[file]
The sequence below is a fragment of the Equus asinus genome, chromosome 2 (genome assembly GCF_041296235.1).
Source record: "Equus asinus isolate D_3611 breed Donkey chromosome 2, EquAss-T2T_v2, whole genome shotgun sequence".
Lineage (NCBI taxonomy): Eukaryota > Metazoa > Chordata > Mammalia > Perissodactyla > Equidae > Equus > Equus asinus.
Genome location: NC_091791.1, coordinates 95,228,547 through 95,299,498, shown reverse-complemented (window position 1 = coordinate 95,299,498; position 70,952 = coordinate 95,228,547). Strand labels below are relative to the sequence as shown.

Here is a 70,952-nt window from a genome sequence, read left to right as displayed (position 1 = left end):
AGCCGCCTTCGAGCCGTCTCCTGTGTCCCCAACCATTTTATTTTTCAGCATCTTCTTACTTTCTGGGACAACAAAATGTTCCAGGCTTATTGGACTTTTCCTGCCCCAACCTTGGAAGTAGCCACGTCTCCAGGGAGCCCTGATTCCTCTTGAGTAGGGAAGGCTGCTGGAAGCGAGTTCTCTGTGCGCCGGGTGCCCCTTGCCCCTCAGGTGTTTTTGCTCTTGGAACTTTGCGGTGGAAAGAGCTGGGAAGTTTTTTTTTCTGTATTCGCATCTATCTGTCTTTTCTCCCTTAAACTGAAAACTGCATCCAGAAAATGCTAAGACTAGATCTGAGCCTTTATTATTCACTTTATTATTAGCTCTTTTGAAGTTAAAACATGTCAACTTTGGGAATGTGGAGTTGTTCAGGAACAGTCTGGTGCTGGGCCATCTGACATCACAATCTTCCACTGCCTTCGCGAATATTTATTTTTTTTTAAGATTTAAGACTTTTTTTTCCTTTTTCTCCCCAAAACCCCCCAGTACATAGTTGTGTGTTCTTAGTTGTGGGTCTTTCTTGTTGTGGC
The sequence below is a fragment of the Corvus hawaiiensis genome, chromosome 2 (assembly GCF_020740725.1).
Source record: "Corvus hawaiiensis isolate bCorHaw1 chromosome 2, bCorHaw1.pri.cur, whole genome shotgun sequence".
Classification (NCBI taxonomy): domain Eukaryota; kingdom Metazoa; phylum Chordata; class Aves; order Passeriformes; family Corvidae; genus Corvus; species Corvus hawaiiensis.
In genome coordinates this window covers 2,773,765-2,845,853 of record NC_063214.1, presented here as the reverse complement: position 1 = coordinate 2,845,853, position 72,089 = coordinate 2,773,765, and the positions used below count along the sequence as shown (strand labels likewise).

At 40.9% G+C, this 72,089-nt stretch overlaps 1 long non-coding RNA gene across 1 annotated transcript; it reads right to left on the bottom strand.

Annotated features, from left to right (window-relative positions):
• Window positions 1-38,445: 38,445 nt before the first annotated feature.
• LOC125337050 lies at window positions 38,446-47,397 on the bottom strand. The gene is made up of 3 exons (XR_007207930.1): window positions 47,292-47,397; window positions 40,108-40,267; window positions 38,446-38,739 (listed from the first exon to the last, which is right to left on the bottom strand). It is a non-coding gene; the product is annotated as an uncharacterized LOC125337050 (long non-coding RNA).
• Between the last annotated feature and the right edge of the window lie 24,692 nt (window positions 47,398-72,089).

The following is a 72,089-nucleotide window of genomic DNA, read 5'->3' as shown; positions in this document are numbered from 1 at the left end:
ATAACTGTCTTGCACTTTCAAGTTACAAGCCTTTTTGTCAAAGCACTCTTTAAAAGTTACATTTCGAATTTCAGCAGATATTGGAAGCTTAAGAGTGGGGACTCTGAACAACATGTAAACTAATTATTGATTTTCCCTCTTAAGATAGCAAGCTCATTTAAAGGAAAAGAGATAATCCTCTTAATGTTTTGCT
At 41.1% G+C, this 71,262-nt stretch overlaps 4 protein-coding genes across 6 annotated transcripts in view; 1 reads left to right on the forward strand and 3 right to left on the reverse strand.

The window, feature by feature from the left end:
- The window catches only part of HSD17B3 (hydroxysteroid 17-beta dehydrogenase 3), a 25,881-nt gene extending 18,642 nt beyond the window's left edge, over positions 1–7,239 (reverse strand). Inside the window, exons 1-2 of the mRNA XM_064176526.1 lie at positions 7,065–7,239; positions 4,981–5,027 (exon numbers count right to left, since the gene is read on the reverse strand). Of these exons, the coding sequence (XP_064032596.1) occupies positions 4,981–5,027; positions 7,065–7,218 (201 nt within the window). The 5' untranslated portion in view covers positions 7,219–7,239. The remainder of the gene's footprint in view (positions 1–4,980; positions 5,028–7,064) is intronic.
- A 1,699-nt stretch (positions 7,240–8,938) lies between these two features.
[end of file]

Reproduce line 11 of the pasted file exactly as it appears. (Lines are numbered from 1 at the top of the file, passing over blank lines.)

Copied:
At 40.9% G+C, this 72,089-nt stretch overlaps 1 long non-coding RNA gene across 1 annotated transcript; it reads right to left on the bottom strand.